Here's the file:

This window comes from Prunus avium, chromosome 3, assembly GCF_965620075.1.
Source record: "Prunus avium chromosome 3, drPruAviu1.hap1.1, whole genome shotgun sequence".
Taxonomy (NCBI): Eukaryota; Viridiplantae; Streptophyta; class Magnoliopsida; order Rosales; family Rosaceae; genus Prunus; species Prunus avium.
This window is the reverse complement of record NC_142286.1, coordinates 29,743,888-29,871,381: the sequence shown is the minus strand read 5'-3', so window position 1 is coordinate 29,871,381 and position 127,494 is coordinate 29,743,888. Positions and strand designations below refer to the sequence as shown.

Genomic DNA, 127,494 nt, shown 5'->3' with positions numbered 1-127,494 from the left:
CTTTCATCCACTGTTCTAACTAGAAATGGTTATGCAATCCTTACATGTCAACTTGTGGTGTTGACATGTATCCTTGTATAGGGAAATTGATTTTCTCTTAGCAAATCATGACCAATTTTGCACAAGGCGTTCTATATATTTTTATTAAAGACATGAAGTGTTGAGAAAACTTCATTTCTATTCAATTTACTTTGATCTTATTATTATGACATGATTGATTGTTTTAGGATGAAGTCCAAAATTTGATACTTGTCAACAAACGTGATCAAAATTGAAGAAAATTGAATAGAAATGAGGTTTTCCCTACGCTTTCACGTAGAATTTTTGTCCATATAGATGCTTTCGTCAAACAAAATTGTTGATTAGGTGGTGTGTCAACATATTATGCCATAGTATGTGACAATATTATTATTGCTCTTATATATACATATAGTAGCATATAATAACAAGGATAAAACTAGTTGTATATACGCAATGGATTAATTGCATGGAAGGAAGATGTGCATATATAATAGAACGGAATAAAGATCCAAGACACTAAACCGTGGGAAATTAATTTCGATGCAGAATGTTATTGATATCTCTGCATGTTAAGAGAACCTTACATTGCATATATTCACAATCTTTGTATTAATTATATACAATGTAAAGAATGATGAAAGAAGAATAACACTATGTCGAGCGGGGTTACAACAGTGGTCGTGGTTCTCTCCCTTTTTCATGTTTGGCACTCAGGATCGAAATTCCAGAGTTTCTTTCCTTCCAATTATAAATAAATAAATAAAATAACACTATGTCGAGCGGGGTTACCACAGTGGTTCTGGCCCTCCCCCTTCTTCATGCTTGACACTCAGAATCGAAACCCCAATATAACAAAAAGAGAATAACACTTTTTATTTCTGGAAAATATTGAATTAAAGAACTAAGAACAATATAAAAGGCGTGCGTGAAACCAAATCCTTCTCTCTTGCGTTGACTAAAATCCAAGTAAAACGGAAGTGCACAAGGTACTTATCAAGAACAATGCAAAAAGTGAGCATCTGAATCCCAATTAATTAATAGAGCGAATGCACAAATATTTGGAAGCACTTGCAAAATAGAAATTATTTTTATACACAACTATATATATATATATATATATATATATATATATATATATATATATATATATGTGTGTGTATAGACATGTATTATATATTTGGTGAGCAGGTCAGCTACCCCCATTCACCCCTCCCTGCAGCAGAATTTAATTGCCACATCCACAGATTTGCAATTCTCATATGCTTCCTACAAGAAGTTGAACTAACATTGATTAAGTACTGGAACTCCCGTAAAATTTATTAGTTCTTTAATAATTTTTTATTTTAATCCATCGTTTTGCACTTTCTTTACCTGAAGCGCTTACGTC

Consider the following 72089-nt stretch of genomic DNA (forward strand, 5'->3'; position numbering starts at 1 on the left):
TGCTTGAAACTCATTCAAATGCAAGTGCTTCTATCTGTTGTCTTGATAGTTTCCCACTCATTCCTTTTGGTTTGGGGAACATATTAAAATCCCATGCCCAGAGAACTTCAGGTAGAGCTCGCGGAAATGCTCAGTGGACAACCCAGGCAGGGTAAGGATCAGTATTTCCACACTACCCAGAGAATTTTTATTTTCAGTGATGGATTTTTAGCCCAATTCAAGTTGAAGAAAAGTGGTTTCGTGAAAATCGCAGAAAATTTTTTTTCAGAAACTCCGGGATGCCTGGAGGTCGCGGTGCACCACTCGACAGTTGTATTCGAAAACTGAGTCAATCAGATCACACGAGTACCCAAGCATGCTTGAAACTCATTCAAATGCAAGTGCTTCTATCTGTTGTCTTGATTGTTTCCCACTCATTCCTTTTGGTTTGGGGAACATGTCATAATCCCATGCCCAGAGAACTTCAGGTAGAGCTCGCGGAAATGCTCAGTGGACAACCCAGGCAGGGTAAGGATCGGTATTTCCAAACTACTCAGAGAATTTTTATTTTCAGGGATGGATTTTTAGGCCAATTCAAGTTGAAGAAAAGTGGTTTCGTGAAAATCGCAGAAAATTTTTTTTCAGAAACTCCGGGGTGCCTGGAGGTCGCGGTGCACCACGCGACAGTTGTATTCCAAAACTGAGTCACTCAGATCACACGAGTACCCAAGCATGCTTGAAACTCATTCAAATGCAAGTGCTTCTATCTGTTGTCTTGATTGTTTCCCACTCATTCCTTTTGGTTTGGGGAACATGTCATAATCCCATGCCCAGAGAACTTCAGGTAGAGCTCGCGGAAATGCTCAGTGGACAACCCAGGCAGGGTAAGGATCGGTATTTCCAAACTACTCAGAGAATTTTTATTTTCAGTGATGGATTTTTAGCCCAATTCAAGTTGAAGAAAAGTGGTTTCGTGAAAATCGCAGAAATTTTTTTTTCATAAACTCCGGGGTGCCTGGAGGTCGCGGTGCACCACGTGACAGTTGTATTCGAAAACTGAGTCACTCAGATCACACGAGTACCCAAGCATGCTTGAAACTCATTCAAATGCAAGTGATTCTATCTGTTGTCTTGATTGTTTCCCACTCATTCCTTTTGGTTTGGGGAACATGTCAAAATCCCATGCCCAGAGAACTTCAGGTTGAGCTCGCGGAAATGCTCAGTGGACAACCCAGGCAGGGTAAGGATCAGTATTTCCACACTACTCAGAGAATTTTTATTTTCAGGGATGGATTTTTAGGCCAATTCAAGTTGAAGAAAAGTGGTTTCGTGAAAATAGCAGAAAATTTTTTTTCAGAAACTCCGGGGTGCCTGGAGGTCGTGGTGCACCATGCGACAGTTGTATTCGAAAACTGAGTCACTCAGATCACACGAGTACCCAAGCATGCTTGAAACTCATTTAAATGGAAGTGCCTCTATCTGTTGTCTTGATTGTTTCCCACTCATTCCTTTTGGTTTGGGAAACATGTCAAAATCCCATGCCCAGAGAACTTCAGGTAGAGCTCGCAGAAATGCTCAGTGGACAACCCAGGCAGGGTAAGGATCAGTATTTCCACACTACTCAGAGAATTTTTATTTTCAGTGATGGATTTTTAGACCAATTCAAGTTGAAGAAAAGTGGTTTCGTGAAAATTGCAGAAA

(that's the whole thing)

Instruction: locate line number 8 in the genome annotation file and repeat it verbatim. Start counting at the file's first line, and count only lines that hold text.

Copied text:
TGCTTGAAACTCATTCAAATGCAAGTGCTTCTATCTGTTGTCTTGATAGTTTCCCACTCATTCCTTTTGGTTTGGGGAACATATTAAAATCCCATGCCCAGAGAACTTCAGGTAGAGCTCGCGGAAATGCTCAGTGGACAACCCAGGCAGGGTAAGGATCAGTATTTCCACACTACCCAGAGAATTTTTATTTTCAGTGATGGATTTTTAGCCCAATTCAAGTTGAAGAAAAGTGGTTTCGTGAAAATCGCAGAAAATTTTTTTTCAGAAACTCCGGGATGCCTGGAGGTCGCGGTGCACCACTCGACAGTTGTATTCGAAAACTGAGTCAATCAGATCACACGAGTACCCAAGCATGCTTGAAACTCATTCAAATGCAAGTGCTTCTATCTGTTGTCTTGATTGTTTCCCACTCATTCCTTTTGGTTTGGGGAACATGTCATAATCCCATGCCCAGAGAACTTCAGGTAGAGCTCGCGGAAATGCTCAGTGGACAACCCAGGCAGGGTAAGGATCGGTATTTCCAAACTACTCAGAGAATTTTTATTTTCAGGGATGGATTTTTAGGCCAATTCAAGTTGAAGAAAAGTGGTTTCGTGAAAATCGCAGAAAATTTTTTTTCAGAAACTCCGGGGTGCCTGGAGGTCGCGGTGCACCACGCGACAGTTGTATTCCAAAACTGAGTCACTCAGATCACACGAGTACCCAAGCATGCTTGAAACTCATTCAAATGCAAGTGCTTCTATCTGTTGTCTTGATTGTTTCCCACTCATTCCTTTTGGTTTGGGGAACATGTCATAATCCCATGCCCAGAGAACTTCAGGTAGAGCTCGCGGAAATGCTCAGTGGACAACCCAGGCAGGGTAAGGATCGGTATTTCCAAACTACTCAGAGAATTTTTATTTTCAGTGATGGATTTTTAGCCCAATTCAAGTTGAAGAAAAGTGGTTTCGTGAAAATCGCAGAAATTTTTTTTTCATAAACTCCGGGGTGCCTGGAGGTCGCGGTGCACCACGTGACAGTTGTATTCGAAAACTGAGTCACTCAGATCACACGAGTACCCAAGCATGCTTGAAACTCATTCAAATGCAAGTGATTCTATCTGTTGTCTTGATTGTTTCCCACTCATTCCTTTTGGTTTGGGGAACATGTCAAAATCCCATGCCCAGAGAACTTCAGGTTGAGCTCGCGGAAATGCTCAGTGGACAACCCAGGCAGGGTAAGGATCAGTATTTCCACACTACTCAGAGAATTTTTATTTTCAGGGATGGATTTTTAGGCCAATTCAAGTTGAAGAAAAGTGGTTTCGTGAAAATAGCAGAAAATTTTTTTTCAGAAACTCCGGGGTGCCTGGAGGTCGTGGTGCACCATGCGACAGTTGTATTCGAAAACTGAGTCACTCAGATCACACGAGTACCCAAGCATGCTTGAAACTCATTTAAATGGAAGTGCCTCTATCTGTTGTCTTGATTGTTTCCCACTCATTCCTTTTGGTTTGGGAAACATGTCAAAATCCCATGCCCAGAGAACTTCAGGTAGAGCTCGCAGAAATGCTCAGTGGACAACCCAGGCAGGGTAAGGATCAGTATTTCCACACTACTCAGAGAATTTTTATTTTCAGTGATGGATTTTTAGACCAATTCAAGTTGAAGAAAAGTGGTTTCGTGAAAATTGCAGAAA